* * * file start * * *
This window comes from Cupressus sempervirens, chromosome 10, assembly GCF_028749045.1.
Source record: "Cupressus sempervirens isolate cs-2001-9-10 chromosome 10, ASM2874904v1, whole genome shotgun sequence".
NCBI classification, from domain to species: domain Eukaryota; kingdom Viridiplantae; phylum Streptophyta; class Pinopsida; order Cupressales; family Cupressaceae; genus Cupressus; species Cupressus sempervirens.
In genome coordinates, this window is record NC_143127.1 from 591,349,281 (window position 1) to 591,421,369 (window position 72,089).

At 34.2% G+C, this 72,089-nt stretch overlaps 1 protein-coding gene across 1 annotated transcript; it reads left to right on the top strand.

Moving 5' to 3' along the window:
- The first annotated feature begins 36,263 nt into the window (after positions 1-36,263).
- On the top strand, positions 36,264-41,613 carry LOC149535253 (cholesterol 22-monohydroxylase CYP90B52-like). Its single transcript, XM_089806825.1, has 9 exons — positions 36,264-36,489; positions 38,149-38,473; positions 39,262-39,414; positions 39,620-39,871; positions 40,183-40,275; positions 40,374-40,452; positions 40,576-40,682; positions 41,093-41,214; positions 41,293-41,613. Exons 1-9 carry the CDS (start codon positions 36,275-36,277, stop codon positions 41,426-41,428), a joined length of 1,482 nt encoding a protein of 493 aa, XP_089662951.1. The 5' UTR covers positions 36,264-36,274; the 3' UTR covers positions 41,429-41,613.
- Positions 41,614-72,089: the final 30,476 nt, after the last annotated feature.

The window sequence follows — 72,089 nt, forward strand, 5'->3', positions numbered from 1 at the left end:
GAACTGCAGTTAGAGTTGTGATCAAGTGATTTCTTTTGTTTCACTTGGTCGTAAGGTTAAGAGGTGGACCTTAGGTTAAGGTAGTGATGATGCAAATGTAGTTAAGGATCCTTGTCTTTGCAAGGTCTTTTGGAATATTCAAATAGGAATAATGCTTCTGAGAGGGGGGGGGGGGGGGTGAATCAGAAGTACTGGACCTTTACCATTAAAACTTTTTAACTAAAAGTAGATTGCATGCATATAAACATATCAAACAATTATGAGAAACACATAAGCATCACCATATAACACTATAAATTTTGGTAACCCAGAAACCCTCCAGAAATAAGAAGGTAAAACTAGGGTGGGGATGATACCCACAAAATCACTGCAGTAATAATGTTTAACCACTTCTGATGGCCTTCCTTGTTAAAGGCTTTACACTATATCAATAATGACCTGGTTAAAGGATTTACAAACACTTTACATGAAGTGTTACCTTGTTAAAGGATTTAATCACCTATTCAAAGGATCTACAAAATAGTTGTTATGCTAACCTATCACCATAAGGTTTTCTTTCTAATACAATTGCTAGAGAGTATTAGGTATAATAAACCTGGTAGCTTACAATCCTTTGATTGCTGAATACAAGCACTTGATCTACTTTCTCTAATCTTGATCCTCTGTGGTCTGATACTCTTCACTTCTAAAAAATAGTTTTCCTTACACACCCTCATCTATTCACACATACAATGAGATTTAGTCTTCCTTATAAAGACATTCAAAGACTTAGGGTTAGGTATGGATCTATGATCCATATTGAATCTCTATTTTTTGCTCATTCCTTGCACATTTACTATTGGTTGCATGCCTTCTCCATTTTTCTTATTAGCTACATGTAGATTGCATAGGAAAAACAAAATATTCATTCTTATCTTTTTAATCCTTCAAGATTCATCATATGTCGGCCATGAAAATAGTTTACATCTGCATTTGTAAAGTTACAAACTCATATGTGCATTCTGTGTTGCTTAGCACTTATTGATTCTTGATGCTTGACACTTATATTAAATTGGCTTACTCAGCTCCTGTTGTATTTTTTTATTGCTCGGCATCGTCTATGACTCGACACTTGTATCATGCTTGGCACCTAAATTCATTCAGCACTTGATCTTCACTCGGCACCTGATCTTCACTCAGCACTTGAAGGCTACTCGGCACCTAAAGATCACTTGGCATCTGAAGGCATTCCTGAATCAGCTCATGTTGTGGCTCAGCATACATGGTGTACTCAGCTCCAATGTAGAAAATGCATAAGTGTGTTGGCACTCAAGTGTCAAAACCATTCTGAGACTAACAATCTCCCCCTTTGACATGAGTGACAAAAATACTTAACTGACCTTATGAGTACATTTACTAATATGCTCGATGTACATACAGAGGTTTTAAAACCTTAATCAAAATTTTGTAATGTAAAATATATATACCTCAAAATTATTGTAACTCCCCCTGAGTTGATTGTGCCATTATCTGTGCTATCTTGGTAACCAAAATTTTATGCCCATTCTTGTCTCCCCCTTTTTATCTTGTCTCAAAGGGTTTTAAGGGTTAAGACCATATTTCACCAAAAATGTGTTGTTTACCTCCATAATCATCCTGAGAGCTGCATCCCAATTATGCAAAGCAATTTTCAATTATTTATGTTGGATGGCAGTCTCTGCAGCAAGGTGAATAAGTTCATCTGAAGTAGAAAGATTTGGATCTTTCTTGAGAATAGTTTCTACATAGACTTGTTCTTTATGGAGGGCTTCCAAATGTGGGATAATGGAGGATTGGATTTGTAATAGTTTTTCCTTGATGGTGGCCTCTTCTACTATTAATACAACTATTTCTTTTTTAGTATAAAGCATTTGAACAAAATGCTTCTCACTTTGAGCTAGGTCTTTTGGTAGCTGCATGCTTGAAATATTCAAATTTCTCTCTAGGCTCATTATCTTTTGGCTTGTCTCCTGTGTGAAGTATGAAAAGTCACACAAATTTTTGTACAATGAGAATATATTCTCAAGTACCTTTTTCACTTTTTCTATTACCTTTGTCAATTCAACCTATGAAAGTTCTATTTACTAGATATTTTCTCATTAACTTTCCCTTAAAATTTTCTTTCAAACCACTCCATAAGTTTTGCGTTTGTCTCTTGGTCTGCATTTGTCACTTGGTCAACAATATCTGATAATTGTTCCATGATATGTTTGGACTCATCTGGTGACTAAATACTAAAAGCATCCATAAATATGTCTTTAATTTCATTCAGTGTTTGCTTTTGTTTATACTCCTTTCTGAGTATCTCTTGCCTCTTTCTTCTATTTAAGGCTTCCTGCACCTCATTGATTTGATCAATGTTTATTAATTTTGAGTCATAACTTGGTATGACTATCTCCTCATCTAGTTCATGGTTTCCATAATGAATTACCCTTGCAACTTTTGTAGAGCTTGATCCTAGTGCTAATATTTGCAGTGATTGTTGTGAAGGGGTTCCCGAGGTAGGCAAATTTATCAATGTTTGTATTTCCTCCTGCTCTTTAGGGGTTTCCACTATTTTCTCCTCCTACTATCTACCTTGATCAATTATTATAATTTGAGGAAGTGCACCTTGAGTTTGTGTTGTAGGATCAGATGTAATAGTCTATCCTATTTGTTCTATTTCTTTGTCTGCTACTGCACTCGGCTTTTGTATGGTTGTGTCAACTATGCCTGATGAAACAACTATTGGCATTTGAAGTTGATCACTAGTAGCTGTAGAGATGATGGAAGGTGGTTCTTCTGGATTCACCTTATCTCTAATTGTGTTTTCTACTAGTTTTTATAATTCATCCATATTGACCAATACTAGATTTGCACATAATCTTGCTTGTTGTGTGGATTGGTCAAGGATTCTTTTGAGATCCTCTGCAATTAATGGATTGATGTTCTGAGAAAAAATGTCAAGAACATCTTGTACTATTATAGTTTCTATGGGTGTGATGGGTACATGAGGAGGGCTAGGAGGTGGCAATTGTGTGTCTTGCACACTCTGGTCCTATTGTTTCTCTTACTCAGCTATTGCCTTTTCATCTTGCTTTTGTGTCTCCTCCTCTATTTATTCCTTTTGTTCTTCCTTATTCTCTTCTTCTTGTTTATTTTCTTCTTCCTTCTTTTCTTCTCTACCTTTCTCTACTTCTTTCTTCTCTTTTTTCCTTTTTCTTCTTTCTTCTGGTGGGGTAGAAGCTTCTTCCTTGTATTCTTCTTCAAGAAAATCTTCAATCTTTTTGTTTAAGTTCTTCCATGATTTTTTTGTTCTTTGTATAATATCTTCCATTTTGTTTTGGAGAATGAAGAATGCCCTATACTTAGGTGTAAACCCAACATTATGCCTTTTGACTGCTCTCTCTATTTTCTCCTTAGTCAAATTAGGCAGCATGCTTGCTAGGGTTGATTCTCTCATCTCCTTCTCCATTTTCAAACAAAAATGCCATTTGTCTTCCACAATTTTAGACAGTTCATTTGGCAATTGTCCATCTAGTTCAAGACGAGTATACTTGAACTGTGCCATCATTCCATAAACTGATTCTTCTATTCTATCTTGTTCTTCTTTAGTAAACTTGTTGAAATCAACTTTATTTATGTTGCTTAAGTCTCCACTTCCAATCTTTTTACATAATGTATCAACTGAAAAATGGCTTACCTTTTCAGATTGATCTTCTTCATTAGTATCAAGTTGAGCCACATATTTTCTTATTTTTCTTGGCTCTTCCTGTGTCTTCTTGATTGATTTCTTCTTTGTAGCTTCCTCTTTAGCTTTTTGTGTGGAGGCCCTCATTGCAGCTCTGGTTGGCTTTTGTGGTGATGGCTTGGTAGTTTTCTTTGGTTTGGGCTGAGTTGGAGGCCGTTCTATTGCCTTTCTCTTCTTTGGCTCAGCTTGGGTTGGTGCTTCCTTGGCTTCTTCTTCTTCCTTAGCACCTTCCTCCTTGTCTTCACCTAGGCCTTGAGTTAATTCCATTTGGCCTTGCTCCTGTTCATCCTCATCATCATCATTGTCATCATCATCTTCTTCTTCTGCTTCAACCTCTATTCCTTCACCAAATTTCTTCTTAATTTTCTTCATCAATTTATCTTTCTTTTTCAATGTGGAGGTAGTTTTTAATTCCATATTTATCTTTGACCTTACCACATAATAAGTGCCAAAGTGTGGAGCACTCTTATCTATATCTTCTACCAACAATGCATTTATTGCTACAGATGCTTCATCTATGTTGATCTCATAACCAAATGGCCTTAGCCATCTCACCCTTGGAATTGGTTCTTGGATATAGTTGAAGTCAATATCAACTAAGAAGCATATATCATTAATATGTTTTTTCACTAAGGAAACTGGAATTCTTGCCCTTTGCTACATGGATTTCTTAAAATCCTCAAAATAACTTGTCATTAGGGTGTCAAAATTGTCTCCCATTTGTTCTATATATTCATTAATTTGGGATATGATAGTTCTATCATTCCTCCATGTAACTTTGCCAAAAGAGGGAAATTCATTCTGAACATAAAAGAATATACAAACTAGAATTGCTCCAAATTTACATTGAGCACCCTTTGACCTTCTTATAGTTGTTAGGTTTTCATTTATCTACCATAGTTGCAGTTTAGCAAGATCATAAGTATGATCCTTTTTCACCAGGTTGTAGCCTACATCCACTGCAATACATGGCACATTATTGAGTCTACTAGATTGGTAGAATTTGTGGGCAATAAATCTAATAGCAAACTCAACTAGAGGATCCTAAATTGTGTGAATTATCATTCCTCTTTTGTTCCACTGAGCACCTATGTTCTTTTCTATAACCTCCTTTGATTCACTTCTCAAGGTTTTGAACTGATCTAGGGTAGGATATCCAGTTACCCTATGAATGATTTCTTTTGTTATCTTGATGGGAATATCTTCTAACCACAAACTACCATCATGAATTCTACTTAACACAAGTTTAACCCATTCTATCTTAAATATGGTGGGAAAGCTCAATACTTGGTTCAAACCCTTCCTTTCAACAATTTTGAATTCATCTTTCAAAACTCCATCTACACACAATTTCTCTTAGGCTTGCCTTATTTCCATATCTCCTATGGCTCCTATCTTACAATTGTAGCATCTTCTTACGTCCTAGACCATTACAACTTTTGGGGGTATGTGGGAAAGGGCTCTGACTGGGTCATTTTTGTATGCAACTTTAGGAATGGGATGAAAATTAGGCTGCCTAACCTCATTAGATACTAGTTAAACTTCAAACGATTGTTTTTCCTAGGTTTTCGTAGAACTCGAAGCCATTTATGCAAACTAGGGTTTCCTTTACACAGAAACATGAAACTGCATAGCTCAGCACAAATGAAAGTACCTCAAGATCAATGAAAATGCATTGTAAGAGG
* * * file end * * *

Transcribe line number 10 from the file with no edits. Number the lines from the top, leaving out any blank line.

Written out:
The window sequence follows — 72,089 nt, forward strand, 5'->3', positions numbered from 1 at the left end: